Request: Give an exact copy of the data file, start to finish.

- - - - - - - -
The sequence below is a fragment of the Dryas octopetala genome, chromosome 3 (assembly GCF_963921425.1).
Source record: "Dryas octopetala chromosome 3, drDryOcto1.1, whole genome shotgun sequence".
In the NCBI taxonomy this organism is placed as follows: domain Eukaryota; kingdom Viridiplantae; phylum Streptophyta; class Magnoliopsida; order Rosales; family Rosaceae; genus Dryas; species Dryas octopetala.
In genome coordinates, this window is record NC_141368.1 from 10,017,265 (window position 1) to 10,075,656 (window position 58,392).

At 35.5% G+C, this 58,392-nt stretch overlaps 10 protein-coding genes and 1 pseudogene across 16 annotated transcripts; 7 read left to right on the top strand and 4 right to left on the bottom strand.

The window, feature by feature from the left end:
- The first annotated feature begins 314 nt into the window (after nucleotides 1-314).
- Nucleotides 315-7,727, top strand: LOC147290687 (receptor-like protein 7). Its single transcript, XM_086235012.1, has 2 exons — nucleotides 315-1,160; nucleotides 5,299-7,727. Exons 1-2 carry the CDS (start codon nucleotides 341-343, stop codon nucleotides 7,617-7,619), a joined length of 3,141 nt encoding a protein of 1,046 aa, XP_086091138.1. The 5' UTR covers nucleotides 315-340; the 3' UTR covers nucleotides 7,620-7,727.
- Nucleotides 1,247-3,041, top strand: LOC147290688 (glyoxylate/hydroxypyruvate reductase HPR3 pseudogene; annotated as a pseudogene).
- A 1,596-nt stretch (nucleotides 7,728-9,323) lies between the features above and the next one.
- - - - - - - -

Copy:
The sequence below is a fragment of the Dryas octopetala genome, chromosome 3 (assembly GCF_963921425.1).
Source record: "Dryas octopetala chromosome 3, drDryOcto1.1, whole genome shotgun sequence".
In the NCBI taxonomy this organism is placed as follows: domain Eukaryota; kingdom Viridiplantae; phylum Streptophyta; class Magnoliopsida; order Rosales; family Rosaceae; genus Dryas; species Dryas octopetala.
In genome coordinates, this window is record NC_141368.1 from 10,017,265 (window position 1) to 10,075,656 (window position 58,392).

At 35.5% G+C, this 58,392-nt stretch overlaps 10 protein-coding genes and 1 pseudogene across 16 annotated transcripts; 7 read left to right on the top strand and 4 right to left on the bottom strand.

The window, feature by feature from the left end:
- The first annotated feature begins 314 nt into the window (after nucleotides 1-314).
- Nucleotides 315-7,727, top strand: LOC147290687 (receptor-like protein 7). Its single transcript, XM_086235012.1, has 2 exons — nucleotides 315-1,160; nucleotides 5,299-7,727. Exons 1-2 carry the CDS (start codon nucleotides 341-343, stop codon nucleotides 7,617-7,619), a joined length of 3,141 nt encoding a protein of 1,046 aa, XP_086091138.1. The 5' UTR covers nucleotides 315-340; the 3' UTR covers nucleotides 7,620-7,727.
- Nucleotides 1,247-3,041, top strand: LOC147290688 (glyoxylate/hydroxypyruvate reductase HPR3 pseudogene; annotated as a pseudogene).
- A 1,596-nt stretch (nucleotides 7,728-9,323) lies between the features above and the next one.